Why Refugee and Migrant Justice must not be allowed to fail

Vulnerable people need an advocate in the face of an uncaring system.

When a bank is on the verge of collapse, financiers and politicians are apt to rally round, saying it is "too big to fail". The leading UK charity Refugee and Migrant Justice, which is under threat of closure, may not command such attention, but to the thousands of asylum-seekers it supports each year, it is a lifeline.

This week, leading figures including the Archbishop of Canterbury joined calls to save RMJ, which is the largest charity of its kind in the UK and provides legal advice to roughly 10,000 vulnerable people, including 900 unaccompanied children. It is threatened by changes to the legal aid system which determine that money is now paid upon completion of casework.

As a result, the charity faces a huge cash shortfall. Caroline Slocock, RMJ's chief executive, said:

RMJ is not asking for new money, simply prompt payment of legal aid for the work it has carried out. Until recently we were given regular, ongoing payments for the work we do. As a not-for-profit organisation, we cannot expect to make sufficient profit to finance millions of pounds of working capital.

In its defence, the Minstry of Justice says that RMJ has had three years' notice of the legal aid changes and that it has worked with the charity to help minimise "disruption". But a spokesperson for the charity pointed out that while it needs £1.8m over the next six months to survive, the closure of RMJ would cost the government more than £2m, as the government would need to pay other providers to take on cases.

The issue is about more than money, however. No one knows the value of RMJ's work better than John "Bosco" Nyombi, who fled Uganda in 2001 in fear for his life. Nyombi, 31, is gay and his lifestyle had long made him the target of abuse in his home country, where homosexuality is a crime.

The final straw came when police raided a bar near his home. "My friends were arrested and they were beaten up really severely," he says. "The police mentioned my name. They went to my mum's house and my place of work. That's when I decided to leave."

If Britain fully honoured its commitment to the 1951 UN Refugee Convention, which defines a refugee as someone with "a well-founded fear of being persecuted for reasons of race, religion, nationality, membership of a particular social group or political opinion", Nyombi's struggle might have ended there. Instead, he fought a six-year battle with the Home Office to have his asylum claim accepted.

In 2008, he was detained for four months ahead of being deported back to Uganda, during which time he was not allowed to contact his solicitor. But lawyers at RMJ working on his behalf were able to appeal against the decision and he was finally granted leave to stay.

"I wouldn't be here talking now if it wasn't for RMJ," Nyombi says, simply.

The uphill struggle that asylum-seekers face in this country is a particularly poisonous legacy of the last government. Thanks to Labour's attempts to seem "tough" on immigration, refugees who arrive in the UK are confronted by an inhumane system in which adults and children alike are detained for months on end despite having committed no crime. The asylum system is under constant pressure from strict government targets and there have been allegations of institutional racism at the UK's main asylum processing centre in Wales .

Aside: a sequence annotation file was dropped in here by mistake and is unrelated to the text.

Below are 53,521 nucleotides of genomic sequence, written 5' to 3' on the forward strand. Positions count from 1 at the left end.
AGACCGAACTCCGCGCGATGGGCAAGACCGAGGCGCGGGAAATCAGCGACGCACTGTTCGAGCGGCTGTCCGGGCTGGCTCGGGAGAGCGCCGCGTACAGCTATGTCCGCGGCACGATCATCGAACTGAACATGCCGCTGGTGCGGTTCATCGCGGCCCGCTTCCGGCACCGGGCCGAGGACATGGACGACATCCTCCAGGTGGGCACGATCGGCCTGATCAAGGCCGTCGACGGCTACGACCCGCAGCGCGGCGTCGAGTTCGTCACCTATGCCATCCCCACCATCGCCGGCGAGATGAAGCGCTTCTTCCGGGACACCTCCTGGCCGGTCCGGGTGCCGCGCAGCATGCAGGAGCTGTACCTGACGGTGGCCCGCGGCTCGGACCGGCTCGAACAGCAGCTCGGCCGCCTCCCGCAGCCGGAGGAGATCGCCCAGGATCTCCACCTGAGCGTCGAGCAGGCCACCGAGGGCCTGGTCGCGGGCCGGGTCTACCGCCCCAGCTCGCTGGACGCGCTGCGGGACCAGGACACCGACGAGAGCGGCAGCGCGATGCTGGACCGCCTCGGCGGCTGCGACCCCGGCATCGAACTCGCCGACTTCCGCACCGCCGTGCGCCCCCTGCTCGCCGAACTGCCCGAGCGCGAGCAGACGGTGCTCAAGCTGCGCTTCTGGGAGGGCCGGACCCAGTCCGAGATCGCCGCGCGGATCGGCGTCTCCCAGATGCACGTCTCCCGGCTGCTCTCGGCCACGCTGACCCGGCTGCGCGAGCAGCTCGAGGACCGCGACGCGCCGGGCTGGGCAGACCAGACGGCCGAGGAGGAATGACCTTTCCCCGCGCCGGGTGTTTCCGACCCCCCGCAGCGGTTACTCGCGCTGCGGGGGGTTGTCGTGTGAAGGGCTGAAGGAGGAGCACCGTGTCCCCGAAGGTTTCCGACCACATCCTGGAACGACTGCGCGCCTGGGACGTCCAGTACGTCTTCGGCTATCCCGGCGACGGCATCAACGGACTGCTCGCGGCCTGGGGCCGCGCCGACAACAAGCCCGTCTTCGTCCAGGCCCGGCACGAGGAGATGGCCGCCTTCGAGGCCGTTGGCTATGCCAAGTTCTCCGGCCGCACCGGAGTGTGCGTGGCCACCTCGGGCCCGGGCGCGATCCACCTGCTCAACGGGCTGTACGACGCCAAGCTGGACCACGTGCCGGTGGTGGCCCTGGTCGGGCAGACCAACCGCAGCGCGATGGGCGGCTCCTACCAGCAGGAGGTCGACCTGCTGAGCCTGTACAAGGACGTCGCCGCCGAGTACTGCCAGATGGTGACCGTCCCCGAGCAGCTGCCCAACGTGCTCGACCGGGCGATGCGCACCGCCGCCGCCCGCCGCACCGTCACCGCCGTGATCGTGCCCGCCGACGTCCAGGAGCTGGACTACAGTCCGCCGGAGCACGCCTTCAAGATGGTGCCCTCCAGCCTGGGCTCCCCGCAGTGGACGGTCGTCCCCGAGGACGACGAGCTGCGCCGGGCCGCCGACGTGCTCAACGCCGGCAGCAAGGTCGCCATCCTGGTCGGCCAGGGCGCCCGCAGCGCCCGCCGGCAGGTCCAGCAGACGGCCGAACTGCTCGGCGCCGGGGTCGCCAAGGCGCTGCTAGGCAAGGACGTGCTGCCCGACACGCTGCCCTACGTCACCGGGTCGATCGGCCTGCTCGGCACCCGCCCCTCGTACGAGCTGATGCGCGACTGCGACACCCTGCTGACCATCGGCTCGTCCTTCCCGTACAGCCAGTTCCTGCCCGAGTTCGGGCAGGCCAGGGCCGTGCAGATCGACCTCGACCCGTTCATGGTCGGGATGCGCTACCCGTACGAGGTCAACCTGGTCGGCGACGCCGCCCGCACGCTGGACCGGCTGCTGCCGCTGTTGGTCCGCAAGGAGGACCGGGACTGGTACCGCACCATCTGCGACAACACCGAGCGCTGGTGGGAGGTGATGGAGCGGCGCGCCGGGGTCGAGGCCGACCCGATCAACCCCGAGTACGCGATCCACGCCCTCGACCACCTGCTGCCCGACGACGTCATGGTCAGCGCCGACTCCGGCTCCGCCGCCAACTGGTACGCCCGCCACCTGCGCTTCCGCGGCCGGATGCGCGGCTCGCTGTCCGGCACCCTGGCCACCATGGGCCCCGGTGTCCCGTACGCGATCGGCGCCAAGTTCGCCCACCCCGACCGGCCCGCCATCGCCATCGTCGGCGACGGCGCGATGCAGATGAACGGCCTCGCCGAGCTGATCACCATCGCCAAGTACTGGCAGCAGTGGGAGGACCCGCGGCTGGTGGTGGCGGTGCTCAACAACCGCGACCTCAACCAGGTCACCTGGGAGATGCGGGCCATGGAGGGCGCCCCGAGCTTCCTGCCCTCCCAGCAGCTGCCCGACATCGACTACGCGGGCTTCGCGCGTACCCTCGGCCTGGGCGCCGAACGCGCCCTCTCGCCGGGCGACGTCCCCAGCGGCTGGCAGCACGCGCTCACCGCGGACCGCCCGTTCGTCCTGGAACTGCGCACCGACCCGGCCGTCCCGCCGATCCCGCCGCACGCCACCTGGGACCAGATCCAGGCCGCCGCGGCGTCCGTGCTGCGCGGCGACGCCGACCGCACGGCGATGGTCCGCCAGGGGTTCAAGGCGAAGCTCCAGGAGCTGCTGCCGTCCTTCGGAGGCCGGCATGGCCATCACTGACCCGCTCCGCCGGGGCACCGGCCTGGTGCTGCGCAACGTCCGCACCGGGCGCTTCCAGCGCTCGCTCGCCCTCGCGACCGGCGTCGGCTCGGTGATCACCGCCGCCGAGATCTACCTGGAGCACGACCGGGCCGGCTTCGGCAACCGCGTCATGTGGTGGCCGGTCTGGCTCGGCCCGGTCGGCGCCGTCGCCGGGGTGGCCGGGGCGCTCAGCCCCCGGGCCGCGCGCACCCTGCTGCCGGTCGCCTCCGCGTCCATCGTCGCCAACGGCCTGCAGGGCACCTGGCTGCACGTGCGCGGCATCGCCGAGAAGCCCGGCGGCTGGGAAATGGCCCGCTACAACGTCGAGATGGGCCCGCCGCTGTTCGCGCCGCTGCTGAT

The new administration has already taken one positive step on asylum in pledging to end child detention. Its wider attitude to immigration remains unclear, with one half of the coalition having pledged limits and the other having favoured an amnesty for illegal immigrants, prior to the election.

Swift action to help RMJ would indicate how far Cameron's government is going to live up to its claim to progressive politics. Failure to do so will reveal just how little substance lies behind the "big society" window-dressing.

Daniel Trilling is the Editor of New Humanist magazine. He was formerly an Assistant Editor at the New Statesman.

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Who will win in Copeland? The Labour heartland hangs in the balance

The knife-edge by-election could end 82 years of Labour rule on the West Cumbrian coast.

Fine, relentless drizzle shrouds Whitehaven, a harbour town exposed on the outer edge of Copeland, West Cumbria. It is the most populous part of the coastal north-western constituency, which takes in everything from this old fishing port to Sellafield nuclear power station to England’s tallest mountain Scafell Pike. Sprawling and remote, it protrudes from the heart of the Lake District out into the Irish Sea.

Billy, a 72-year-old Whitehaven resident, is out for a morning walk along the marina with two friends, his woolly-hatted head held high against the whipping rain. He worked down the pit at the Haig Colliery for 27 years until it closed, and now works at Sellafield on contract, where he’s been since the age of 42.

“Whatever happens, a change has got to happen,” he says, hands stuffed into the pockets of his thick fleece. “If I do vote, the Bootle lass talks well for the Tories. They’re the favourites. If me mam heard me saying this now, she’d have battered us!” he laughs. “We were a big Labour family. But their vote has gone. Jeremy Corbyn – what is he?”

The Conservatives have their sights on traditional Labour voters like Billy, who have been returning Labour MPs for 82 years, to make the first government gain in a by-election since 1982.

Copeland has become increasingly marginal, held with just 2,564 votes by former frontbencher Jamie Reed, who resigned from Parliament last December to take a job at the nuclear plant. He triggered a by-election now regarded by all sides as too close to call. “I wouldn’t put a penny on it,” is how one local activist sums up the mood.